- Check the history of runs over time. For more information, see schedule execution history.
- Disable a schedule. You can temporarily disable a schedule to prevent it from running. You can enable it back any time.
- Delete a schedule. You can delete a schedule if you do not need it anymore. Deleting a schedule does not delete the process that the schedule was created for.
Schedule Owner vs. Process Owner
In the schedule details dialog, the listed user name identifies the user under which the schedule executes. This user currently owns the schedule.
Because processes can be downloaded and redeployed at any time, the owner of the schedule can differ from the owner of the process. For example, if a process created by User A is redeployed by User B, all schedules associated with the process are now owned by User B, who will be the user under which all schedules for the process are henceforth executed.
Schedule Execution History
At the bottom of the schedule details dialog, you can review the history of the schedule executions.
This picture shows the last seven days of executions of the process. For each execution:
- In the dated history bar, you can see the instances in which the process has been executed over the past seven days.
- The icon on the left side of the screen indicates whether the process executed successfully or not.
- A hand icon indicates an execution that was triggered manually.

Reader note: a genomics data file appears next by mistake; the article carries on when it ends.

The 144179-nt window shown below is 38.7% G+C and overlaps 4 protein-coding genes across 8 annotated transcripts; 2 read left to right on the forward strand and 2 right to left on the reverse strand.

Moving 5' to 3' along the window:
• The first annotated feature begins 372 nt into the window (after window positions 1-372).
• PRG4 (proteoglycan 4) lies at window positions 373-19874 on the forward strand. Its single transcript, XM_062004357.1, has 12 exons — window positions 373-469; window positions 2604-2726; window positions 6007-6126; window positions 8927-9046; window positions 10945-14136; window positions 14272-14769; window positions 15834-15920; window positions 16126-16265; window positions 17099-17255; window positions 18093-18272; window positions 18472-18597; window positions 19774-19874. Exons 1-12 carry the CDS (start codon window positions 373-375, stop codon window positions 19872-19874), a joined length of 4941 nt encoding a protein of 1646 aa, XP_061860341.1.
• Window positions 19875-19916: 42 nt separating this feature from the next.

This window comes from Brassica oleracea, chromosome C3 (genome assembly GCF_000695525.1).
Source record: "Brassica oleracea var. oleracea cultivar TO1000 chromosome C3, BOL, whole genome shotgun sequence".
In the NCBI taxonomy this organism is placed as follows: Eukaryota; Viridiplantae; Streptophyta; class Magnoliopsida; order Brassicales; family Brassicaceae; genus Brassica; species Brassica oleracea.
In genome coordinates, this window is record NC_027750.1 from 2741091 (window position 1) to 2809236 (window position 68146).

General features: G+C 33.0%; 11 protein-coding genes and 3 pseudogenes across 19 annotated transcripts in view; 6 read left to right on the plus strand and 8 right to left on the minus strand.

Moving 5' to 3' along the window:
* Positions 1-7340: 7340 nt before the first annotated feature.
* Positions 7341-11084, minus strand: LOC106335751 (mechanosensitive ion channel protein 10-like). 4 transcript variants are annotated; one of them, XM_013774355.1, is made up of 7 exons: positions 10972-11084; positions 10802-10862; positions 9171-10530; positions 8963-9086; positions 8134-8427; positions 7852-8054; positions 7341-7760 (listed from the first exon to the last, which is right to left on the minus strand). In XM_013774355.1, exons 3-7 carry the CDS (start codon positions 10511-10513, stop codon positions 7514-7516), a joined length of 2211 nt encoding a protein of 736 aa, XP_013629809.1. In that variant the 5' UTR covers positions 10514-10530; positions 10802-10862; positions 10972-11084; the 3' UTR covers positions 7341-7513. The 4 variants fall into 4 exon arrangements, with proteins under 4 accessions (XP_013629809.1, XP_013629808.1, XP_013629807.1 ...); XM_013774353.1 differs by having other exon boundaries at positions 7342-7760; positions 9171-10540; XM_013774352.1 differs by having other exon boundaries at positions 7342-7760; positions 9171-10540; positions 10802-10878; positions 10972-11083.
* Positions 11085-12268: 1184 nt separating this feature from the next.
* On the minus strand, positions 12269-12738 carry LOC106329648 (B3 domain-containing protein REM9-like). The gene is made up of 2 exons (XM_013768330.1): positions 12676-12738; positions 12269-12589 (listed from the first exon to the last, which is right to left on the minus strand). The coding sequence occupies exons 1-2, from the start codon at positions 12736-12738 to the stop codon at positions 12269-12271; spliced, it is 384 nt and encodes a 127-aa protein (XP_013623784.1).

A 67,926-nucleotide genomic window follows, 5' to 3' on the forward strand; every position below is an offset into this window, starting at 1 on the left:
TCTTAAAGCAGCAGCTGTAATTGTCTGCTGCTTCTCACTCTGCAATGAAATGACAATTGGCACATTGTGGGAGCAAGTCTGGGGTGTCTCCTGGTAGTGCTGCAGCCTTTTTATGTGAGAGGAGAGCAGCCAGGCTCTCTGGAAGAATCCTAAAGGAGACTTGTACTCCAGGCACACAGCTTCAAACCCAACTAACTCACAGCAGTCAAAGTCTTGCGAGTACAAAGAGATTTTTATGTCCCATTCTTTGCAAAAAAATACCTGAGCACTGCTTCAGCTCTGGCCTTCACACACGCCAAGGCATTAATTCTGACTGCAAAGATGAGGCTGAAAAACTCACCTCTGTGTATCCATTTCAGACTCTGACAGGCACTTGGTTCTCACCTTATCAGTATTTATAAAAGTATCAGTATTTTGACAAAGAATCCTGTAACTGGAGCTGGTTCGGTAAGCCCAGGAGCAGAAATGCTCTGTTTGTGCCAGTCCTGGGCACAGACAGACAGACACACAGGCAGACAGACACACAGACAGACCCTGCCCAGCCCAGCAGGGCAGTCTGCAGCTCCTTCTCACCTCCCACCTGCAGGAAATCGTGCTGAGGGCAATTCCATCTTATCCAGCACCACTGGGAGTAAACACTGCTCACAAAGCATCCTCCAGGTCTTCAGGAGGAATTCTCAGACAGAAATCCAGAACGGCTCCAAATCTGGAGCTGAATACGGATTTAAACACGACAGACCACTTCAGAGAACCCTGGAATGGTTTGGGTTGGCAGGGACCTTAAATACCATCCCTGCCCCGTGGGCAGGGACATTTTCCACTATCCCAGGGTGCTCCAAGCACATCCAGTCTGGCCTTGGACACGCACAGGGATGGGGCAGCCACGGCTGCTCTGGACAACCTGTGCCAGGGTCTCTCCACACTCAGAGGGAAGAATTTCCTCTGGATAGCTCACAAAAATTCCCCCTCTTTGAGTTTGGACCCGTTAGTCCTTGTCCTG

- Red text indicates that the process encountered an error and failed.
States of Schedule Executions
To review the log generated for the process run, click the Data Integration Console Process Logging.icon. See
You can also review the runtime duration of the process execution, and the start and end timestamps.
Successful: All of your processes should be listed in this category. Fix or disable those that are not.
Failed: Executions that failed to complete or that were manually stopped have been marked in red. The displayed ERROR message provides information on what caused the process to fail. To review the log for further details, click theicon. Stopped processes are categorized as errors, since the data load is incomplete. All incomplete loads are treated as errors.
Executions that have failed may have no data updates or incomplete date updates applied to the target project. Explore and resolve failed executions as soon as possible to prevent project users from working with inaccurate data. Try to keep the count of failed executions at 0.
- Running: Scheduled execution has begun in the platform. A time stamp indicates when the execution began and the current duration of the execution.
- Scheduled: The process has been scheduled for execution at the appropriate time.
- Disabled: The scheduled process has been disabled. It will not automatically run until you re-enable it. You can manually re-run disabled schedules, although there are some risks with doing so.
- Broken schedule: Schedules whose process no longer exists are marked as broken schedules. Typically, schedules are broken if a process is redeployed under a new name. To fix the scheduled processes, select the appropriate process to run in the schedule definition.
- Unscheduled: These processes do not have a schedule associated with them.